A multi-generational cottage holiday in the Kawarthas (Bobcaygeon)
It was clear where we were going as a family – a cottage we had rented every other year for 31 years since my daughter was a baby and now she and her partner were bringing their 2-year-old and 5-year-old to relive memories and create some new ones.
The cottage was rented for a week in the Kawarthas, on Sturgeon Lake in Bobcaygeon, a multi-generational holiday, both a comedy and a drama. Delightfully chaotic describes the week.
We discussed strategies and activities before we went, so everyone was on the same wavelength. We would take turn cooking with simple meals, all eating together, and spend as much time outside and in or on the lake as possible. We had brought with us a canoe, air mattresses and beach toys.
Setting the Scene: Grandad and I arrived the day before. We were doing the first day’s lunch and dinner and had a menu planned. We did the first grocery shop and bought locally crafted beer. We visited the Bobcaygeon farmer’s market and loaded up on locally grown produce, and baked treats. We were both impressed by the market, which had produce, local baking, local honey and crafts, reasonably extensive for a small town.
While I made all the beds, to lighten the load for the young family arriving the next day, I put presents on each pillow—it’s a family tradition on any trip, no matter how short. The presents are usually items that relate to the trip, and definitely useful. The grownups got grownup type gifts, and the little ones got reading books and craft books to keep them busy if the weather turned on us.
We set up boxes of books we have on hand for the littles as well as toys that we keep at our house so they would feel comfortable and at home immediately.
The second day, the rest of the gang arrived, and the organised cottage was filled immediately with chaos and the noise level rose.
Nana and Grandad had purchased “puddle jumpers” for the littles which they loved and gave them confidence. It encouraged the 2-year-old to jump into the lake with no fear whatsoever on his part or for the surrounding adults. As soon as he went outside, he ran into the lake even in his pyjamas.
Introducing family to new outdoor activities is a bonding experience. The 2-year-old had never kayaked before and loved it, and grand-daughter had never been on a paddleboard before, so she sat on the front with an adult standing. She also fished, a few times successfully, proudly holding up her catch before throwing it back in. Kite flying with a homemade kite had her running back and forth on the front lawn burning up energy.
Most mornings I heard the patter of small feet approaching my room and glanced at the clock with one eye and saw it was 530 am. I waited, and I heard a whispery voice say “Nana, want to do stickers?” “Absolutely, I do, but Nana needs to make a cup of tea to drink while we do stickers.” The huge sticker book I had bought kept her amused doing one page for over an hour buying her young parents a bit of extra sleep time since the little brother had disrupted it the night before.
Best day: Everyone was in the water at once, young parents with one kid each in separate kayaks, Nana on an air mattress, 15-year-old on the paddleboard, and Grandad on the dock fishing. We had rented a paddleboard for the day, which was a massive hit with everyone having a turn.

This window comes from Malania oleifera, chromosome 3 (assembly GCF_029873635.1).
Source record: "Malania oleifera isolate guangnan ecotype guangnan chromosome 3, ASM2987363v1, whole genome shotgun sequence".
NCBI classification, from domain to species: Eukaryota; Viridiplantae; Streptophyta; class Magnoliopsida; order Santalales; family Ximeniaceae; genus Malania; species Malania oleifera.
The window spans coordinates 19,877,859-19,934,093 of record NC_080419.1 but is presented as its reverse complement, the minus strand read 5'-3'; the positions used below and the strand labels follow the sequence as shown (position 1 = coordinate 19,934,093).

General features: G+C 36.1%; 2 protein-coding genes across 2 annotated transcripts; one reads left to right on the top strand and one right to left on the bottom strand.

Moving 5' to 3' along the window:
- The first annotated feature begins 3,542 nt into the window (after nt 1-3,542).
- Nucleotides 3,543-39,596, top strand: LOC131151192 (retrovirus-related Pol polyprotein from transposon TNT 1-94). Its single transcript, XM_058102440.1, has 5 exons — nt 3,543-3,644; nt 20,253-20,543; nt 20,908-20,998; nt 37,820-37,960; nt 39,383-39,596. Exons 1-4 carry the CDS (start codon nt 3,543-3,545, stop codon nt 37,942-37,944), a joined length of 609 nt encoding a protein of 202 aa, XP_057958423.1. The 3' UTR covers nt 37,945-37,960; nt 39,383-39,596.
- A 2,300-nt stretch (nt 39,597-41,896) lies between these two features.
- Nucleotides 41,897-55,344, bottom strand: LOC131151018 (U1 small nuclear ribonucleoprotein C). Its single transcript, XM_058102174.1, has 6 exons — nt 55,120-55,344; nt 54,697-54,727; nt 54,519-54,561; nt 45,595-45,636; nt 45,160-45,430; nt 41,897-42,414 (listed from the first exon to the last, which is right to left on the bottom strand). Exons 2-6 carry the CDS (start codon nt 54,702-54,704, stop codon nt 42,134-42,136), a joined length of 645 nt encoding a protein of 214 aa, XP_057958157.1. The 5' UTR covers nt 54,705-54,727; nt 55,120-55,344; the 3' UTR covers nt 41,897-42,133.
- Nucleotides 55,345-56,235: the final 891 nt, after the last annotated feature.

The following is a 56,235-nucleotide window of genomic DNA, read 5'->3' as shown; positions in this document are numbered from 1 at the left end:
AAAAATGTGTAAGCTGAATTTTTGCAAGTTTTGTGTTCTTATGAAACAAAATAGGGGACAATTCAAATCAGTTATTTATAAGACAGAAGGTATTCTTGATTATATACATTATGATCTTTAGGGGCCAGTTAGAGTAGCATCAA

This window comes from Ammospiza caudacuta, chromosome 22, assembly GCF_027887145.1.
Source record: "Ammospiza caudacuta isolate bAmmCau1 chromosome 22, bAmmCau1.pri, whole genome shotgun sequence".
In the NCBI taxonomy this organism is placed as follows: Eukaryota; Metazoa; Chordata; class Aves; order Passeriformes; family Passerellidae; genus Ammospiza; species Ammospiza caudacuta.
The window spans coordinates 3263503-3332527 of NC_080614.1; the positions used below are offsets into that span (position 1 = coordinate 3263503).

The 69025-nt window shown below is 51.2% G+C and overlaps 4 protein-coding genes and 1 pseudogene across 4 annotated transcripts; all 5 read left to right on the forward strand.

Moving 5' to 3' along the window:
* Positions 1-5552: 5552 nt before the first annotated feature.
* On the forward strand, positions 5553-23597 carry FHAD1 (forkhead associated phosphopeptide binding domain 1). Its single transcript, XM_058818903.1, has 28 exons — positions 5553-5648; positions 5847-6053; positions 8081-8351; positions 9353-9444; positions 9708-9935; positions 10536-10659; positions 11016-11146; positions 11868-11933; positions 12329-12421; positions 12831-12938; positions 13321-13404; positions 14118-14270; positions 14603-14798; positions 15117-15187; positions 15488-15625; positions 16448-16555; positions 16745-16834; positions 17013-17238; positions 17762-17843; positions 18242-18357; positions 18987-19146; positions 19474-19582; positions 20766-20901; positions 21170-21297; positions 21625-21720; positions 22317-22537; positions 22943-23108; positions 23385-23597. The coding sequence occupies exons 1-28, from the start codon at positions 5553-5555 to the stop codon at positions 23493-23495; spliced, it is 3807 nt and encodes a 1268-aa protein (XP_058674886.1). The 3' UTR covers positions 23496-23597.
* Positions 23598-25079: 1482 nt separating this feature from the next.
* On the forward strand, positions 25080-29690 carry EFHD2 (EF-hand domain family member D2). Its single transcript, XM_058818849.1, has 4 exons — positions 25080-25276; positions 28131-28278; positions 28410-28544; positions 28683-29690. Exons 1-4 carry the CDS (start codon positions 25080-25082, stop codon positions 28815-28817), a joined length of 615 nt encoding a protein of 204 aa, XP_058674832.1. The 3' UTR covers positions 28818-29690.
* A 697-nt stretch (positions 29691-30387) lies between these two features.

I took my 5-year-old grand-daughter on an air mattress for well over an hour, we talked, we paddled and invented a song about paddling all day long, and coming up with a new son. Dragonflies landed on our legs, arms, hats, and parts of the mattresses. We giggled together and named all the dragonflies. I paddled, but she told me what direction to go in, which gave her great pleasure.
Later we kayaked together and went to find grandad who was kayaking far in the next bay and raced him back to shore. Yes, we won. Simple pleasures.
Meal times: We took turns cooking, and almost always including local corn, freshly caught fish, fresh blueberries.
We ended each day with a visit to Kawartha Dairy for ice cream made on site. Last time we were at the same cottage, the five-year-old (then 3) and I made up a song about going to Kawartha Dairy that we sang all the way there and throughout the year, dreaming about the time we could return. We’re going to Kawartha Dairy; we’re going to Kawartha Dairy, Kawartha Dairy is good to eat, you don’t get smelly feet, Hooray for Kawartha Dairy.” Keep made up songs simple and repeat as often as you can stand it. Sitting on the Kawartha Dairy cow is mandatory on each visit
Craft time: After spending a lot of time outside, the five-year-old enjoyed doing crafts before dinner. Plastic mesh blueberry containers: I saved a stack of them, so one day the five-year-old turned the containers into purses with the addition of pipe cleaner handles and felt animal stickers on the outside. Stylish and useful, and she “sold” them to the other family members. The visiting cousin from England took one home in his suitcase for his mother.
Playtime is for everyone: Its so important for all adults to embrace their inner child and be playful. The pillow present to 15-year-old visiting cousin were two huge Super Soaker water guns. One day I was floating on an air mattress, and I encouraged him to come out too and said I had something to say to him. He came close to me looking apprehensive, thinking he was in trouble. I suddenly pulled a loaded super soaker from behind my back and squirted him relentlessly.
After so many hours in or on the lake, running around, flying homemade kites, the little ones were asleep early, sometimes with head on the dinner table, and the adults played board games around the kitchen table but didn’t last long either. Until next year.
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